As reported by NJ.com, a Superior Court judge is expected to decide whether to order members of the State’s teachers’ union in a dispute with Governor Chris Christie’s administration to give up its boycott of meetings setting health care benefits for public employees. The administration took members of the New Jersey Education Association who sit on the School Employees’ Health Benefits Commission to court, arguing they are neglecting their responsibilities by skipping meetings in order to block the State from pushing through changes in health care coverage for retirees.
The change will save the State $74 million this year, according to court documents filed by the State. The State also contends the teachers’ union’s absence is preventing the Commission from setting premium rates for next year. The NJEA, which represents more that 200,000 members, has accused Christie of refusing to fill a vacancy set aside for union representatives to manipulate the vote. The seat, which belongs to a representative of the AFL-CIO, has been vacant since August 2015.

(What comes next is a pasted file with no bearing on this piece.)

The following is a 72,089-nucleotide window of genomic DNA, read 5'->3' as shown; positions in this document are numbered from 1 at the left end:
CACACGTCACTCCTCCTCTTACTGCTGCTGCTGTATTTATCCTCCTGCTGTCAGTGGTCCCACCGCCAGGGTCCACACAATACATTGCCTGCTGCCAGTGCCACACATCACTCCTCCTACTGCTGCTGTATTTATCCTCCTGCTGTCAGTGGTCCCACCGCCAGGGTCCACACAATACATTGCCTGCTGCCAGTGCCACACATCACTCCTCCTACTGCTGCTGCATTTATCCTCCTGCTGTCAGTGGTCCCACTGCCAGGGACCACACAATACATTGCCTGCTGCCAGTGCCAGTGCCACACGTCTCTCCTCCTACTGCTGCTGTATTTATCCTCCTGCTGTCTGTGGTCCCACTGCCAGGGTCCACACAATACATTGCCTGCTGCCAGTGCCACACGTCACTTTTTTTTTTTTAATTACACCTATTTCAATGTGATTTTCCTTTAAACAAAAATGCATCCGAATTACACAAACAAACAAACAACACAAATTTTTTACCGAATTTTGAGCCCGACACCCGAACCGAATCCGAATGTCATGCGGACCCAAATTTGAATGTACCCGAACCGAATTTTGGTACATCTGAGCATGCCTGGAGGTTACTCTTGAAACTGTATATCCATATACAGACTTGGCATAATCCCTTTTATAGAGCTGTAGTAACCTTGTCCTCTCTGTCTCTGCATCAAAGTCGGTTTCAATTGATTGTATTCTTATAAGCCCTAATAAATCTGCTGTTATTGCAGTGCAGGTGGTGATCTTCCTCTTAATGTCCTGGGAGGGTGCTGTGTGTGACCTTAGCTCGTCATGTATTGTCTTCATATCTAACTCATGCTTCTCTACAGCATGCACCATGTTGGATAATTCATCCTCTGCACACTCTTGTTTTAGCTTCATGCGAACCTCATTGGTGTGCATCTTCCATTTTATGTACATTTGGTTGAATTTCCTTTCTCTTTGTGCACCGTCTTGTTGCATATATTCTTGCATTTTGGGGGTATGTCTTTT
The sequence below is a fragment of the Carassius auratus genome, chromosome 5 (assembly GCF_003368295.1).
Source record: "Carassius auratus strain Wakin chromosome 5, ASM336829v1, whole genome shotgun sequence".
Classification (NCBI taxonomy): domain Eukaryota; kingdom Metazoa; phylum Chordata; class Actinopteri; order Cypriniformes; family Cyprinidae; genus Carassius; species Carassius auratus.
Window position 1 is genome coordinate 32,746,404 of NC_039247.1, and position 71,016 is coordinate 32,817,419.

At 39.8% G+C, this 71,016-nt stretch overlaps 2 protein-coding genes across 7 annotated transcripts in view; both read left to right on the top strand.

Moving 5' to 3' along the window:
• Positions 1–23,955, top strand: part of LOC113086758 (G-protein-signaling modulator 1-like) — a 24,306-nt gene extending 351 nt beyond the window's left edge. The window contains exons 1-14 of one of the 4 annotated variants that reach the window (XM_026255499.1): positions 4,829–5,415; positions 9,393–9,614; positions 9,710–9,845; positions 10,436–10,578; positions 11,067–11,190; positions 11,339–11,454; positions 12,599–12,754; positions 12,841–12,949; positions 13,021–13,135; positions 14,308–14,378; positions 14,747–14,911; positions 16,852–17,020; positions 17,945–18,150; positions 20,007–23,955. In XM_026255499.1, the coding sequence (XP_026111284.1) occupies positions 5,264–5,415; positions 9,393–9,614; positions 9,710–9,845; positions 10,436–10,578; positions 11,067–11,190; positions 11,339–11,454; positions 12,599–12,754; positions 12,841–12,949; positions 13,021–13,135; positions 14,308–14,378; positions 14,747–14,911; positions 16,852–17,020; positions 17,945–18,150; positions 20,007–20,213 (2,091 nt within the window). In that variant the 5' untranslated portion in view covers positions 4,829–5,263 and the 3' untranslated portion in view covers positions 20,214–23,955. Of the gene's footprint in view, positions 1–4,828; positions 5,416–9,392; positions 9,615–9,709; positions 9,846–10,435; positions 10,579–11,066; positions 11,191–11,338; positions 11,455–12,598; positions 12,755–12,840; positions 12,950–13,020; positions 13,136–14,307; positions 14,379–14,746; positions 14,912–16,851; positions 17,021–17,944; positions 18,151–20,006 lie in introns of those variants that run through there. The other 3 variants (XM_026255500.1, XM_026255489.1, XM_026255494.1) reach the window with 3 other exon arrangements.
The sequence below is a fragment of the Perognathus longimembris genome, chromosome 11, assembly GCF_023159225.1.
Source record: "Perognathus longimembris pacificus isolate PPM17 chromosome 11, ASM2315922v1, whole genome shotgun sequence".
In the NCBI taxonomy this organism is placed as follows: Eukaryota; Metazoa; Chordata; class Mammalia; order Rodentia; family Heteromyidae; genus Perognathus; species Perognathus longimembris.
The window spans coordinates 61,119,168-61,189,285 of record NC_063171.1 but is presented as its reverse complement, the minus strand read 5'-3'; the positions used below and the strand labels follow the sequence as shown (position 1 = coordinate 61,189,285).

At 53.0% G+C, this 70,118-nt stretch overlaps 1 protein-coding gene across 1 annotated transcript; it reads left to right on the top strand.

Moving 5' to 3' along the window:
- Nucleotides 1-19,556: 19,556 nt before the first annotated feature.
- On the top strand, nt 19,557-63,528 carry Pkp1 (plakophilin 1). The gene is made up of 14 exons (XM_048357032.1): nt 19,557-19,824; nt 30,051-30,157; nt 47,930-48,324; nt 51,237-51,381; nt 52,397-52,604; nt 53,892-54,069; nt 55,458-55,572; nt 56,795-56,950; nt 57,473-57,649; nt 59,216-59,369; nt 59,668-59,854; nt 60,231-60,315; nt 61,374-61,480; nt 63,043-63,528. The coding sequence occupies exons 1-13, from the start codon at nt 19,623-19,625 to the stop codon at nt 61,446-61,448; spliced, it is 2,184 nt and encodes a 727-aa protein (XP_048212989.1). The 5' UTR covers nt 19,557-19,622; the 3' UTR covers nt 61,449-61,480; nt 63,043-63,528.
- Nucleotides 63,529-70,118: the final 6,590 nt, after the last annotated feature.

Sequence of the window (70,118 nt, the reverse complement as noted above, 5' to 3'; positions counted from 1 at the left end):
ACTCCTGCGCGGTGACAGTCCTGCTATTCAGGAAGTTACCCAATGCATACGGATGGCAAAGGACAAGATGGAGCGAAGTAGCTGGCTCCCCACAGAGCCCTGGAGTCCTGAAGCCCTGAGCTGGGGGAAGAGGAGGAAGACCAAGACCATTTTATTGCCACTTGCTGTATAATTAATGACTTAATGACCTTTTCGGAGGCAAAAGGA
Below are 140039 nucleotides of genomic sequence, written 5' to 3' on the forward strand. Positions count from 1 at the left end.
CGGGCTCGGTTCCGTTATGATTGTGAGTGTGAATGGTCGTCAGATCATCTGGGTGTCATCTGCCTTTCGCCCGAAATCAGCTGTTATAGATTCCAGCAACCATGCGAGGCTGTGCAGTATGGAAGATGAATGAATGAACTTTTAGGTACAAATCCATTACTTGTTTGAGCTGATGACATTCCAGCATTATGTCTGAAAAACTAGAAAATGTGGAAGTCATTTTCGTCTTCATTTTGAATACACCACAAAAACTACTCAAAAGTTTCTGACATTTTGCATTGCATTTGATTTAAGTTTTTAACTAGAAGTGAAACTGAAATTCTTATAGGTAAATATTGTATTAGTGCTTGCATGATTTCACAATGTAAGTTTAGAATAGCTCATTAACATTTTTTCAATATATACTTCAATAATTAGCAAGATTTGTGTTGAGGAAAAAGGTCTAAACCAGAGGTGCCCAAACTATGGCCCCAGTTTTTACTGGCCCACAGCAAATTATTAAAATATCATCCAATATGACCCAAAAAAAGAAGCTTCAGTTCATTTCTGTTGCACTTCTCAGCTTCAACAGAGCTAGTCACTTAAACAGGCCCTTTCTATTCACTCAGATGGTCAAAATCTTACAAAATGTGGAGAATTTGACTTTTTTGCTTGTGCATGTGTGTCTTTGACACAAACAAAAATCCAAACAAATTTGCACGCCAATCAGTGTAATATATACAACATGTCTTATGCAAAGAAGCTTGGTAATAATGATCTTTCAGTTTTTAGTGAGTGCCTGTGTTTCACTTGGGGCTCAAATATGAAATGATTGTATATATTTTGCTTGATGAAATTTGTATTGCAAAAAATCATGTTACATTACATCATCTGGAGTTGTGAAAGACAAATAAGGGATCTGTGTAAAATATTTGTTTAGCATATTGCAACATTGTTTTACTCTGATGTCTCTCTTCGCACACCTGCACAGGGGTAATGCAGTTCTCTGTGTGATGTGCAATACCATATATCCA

The State seeks to require the members to commit to attend one or more meetings from September 8 to September 15. If they do not comply, the State wants the Commission to set the rates and vote on the Medicare Advantage change without a quorum. “If they are allowed to continue to remain truant from the meeting, they hold Medicare Advantage hostage and are in effect forcing a no vote without the other commissioners, without public deliberation, without anything,” said Jean Reilly, an assistant attorney general. The attorney for the union said that members have not received adequate information about how the switch would affect retirees’ benefits.
Superior Court Judge Mary Jacobson suggested the legal spat could have been avoided if the State simply presented the Medicare Advantage proposal at one meeting and held the vote at another.
Please continue to check this blog periodically for updates pertaining to this case.